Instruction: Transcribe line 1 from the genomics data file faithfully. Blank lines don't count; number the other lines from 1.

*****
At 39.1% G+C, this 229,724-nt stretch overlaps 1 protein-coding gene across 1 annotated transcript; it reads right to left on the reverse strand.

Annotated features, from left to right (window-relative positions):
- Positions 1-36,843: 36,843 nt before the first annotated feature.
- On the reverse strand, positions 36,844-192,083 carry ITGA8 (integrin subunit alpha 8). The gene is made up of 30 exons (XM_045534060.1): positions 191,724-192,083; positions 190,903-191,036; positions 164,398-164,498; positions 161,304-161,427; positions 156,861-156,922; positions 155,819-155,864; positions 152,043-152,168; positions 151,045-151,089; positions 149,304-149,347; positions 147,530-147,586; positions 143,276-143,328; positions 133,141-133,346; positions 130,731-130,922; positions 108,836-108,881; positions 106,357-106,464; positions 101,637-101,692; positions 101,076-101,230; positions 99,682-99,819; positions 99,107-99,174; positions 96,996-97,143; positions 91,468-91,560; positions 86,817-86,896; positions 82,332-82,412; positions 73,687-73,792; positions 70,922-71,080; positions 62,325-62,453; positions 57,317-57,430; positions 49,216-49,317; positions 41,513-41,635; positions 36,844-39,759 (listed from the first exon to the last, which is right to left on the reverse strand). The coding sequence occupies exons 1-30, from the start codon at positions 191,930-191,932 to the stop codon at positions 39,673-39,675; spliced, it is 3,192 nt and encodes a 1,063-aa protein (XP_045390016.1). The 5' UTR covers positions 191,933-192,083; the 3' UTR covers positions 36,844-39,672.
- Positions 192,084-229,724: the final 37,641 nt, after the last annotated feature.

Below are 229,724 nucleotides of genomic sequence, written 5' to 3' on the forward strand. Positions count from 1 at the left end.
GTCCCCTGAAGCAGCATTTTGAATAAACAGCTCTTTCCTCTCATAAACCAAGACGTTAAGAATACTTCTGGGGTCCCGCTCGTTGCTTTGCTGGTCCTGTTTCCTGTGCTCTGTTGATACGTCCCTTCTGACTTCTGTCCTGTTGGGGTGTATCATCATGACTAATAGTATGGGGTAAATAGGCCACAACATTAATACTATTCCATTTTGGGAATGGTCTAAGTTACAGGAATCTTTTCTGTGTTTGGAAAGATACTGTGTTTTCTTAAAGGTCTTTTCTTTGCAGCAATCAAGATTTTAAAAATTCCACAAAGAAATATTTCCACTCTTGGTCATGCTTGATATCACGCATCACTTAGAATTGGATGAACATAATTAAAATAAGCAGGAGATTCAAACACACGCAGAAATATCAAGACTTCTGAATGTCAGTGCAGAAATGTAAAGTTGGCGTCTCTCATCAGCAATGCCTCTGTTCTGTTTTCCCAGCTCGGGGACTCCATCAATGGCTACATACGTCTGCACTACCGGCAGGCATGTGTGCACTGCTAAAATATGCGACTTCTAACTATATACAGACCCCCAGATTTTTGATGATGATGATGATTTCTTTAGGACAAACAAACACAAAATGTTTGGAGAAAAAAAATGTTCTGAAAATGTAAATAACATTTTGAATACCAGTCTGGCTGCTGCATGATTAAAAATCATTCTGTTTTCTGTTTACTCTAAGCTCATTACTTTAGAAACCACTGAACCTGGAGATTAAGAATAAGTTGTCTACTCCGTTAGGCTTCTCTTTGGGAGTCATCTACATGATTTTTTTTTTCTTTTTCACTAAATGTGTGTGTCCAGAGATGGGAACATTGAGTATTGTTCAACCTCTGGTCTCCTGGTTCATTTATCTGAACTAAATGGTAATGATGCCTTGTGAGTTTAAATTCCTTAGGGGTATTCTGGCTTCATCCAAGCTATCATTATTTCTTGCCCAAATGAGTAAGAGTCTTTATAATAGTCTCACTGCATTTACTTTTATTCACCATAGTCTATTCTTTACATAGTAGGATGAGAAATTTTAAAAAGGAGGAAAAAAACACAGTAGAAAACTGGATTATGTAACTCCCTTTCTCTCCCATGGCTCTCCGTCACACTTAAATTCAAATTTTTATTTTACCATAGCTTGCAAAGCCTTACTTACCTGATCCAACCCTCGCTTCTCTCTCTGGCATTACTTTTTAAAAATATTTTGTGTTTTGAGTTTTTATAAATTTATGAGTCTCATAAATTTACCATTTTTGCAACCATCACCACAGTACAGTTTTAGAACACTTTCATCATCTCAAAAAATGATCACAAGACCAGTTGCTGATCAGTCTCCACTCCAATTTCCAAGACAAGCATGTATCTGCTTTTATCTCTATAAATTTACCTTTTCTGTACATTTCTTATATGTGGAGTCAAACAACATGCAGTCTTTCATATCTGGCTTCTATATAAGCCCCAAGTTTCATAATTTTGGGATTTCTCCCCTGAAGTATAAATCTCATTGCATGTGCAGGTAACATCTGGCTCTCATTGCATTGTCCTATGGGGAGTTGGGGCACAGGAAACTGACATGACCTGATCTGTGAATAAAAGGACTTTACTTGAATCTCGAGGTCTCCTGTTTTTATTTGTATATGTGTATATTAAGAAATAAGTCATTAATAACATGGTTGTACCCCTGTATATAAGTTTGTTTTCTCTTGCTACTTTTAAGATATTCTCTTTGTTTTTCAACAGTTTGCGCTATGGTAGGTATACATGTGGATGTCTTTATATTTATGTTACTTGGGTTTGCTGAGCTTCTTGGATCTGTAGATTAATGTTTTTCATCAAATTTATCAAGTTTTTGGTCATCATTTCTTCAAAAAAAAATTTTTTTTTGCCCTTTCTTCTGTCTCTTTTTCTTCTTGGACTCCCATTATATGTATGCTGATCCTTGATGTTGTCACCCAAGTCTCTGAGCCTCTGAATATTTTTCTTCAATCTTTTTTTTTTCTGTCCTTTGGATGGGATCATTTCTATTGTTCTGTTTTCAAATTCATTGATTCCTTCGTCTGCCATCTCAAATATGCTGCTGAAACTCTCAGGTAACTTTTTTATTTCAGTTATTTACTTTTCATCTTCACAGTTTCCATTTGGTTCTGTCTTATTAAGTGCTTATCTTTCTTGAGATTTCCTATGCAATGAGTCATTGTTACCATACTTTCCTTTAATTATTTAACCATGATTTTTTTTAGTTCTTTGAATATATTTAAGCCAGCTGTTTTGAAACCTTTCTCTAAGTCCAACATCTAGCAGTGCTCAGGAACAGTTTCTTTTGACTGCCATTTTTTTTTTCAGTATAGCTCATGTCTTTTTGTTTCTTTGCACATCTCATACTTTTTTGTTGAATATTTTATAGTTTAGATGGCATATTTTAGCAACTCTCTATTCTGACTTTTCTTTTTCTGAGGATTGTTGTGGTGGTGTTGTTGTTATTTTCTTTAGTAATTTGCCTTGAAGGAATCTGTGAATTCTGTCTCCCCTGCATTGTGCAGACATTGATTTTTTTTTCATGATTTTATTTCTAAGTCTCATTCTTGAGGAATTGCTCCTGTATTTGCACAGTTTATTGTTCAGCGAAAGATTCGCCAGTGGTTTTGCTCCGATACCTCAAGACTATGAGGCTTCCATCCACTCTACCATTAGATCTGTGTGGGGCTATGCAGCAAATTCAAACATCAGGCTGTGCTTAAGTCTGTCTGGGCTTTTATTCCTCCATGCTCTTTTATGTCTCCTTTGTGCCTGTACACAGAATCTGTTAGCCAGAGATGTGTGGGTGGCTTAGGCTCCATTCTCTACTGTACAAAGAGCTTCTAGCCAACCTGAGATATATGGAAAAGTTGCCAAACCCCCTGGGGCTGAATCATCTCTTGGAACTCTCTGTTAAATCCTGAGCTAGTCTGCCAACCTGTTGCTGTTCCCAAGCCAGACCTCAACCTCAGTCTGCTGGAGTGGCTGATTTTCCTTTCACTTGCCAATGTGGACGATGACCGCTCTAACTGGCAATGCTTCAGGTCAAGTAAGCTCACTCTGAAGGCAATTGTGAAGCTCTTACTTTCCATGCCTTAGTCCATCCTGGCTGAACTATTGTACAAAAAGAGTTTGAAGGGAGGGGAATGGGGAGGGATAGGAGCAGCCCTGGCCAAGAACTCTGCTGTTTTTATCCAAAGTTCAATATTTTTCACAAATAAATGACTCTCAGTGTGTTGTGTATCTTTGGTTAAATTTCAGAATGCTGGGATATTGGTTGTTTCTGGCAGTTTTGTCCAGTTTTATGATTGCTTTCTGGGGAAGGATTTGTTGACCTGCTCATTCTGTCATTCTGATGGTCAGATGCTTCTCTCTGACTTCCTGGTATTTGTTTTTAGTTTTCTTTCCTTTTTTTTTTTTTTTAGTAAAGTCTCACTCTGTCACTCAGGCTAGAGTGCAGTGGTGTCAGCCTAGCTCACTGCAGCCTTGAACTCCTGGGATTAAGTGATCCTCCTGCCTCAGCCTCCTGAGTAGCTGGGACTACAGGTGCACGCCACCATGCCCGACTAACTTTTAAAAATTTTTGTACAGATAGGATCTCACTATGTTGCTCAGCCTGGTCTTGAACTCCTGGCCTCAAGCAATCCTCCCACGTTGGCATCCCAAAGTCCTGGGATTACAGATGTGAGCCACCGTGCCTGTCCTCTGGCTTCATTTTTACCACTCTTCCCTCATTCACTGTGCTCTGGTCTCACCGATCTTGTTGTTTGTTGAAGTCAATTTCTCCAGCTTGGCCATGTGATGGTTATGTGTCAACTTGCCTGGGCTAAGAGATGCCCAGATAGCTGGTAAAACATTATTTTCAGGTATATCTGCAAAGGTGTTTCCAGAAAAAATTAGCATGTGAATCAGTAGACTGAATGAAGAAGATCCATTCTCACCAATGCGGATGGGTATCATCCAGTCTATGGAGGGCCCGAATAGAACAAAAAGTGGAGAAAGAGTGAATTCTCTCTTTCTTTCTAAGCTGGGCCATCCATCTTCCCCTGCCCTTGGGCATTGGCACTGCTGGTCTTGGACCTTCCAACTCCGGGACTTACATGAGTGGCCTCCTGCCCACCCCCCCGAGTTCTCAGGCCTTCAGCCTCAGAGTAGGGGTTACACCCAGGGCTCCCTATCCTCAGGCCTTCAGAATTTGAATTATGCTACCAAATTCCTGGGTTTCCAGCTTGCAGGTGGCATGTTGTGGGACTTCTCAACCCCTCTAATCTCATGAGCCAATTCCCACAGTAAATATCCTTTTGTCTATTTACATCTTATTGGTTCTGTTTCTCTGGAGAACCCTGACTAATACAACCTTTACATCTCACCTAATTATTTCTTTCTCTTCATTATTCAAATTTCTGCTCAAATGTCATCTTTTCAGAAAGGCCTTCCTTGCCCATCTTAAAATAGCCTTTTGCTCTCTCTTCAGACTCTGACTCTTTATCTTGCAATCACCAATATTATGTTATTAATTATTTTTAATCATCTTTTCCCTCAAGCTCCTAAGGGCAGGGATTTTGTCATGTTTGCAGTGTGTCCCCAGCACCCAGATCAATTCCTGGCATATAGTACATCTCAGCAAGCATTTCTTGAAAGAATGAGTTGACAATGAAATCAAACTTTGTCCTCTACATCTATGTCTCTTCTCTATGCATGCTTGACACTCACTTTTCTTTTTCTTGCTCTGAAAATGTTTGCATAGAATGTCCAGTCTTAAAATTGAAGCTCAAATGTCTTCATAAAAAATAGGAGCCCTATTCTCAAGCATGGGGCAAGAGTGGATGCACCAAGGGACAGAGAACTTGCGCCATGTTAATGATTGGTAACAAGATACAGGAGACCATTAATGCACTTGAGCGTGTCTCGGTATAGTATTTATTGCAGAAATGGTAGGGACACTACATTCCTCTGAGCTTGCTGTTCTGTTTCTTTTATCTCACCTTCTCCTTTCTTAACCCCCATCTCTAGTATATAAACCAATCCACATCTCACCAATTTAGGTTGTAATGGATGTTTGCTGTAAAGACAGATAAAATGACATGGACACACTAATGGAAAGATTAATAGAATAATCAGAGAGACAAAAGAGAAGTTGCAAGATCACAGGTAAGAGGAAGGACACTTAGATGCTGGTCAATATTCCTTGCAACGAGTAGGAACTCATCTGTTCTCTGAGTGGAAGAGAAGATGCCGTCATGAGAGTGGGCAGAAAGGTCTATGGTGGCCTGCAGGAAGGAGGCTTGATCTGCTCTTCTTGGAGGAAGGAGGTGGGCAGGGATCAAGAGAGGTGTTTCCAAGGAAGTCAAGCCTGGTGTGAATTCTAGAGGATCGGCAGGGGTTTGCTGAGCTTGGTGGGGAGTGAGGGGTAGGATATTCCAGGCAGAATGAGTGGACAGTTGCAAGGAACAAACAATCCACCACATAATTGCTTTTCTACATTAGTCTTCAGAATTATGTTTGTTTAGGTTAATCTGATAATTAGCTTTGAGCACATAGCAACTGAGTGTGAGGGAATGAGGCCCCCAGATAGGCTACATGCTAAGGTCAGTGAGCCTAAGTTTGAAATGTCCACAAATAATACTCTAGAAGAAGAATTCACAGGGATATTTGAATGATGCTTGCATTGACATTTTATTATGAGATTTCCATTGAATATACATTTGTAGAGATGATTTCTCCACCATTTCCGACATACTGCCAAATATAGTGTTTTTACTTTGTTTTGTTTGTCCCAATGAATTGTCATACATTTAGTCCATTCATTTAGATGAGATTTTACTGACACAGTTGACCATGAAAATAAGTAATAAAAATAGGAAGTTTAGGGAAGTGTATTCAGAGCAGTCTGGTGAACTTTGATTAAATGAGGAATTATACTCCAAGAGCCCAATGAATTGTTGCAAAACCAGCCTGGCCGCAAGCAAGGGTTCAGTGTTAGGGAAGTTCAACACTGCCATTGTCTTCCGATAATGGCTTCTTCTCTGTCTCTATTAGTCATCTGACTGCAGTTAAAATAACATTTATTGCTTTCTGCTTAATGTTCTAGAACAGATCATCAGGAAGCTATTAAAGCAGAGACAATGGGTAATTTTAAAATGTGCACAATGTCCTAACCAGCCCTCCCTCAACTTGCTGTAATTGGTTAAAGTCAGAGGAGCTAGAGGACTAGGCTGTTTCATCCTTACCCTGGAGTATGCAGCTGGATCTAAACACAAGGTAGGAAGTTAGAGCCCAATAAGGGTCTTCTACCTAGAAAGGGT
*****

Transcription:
At 39.1% G+C, this 229,724-nt stretch overlaps 1 protein-coding gene across 1 annotated transcript; it reads right to left on the reverse strand.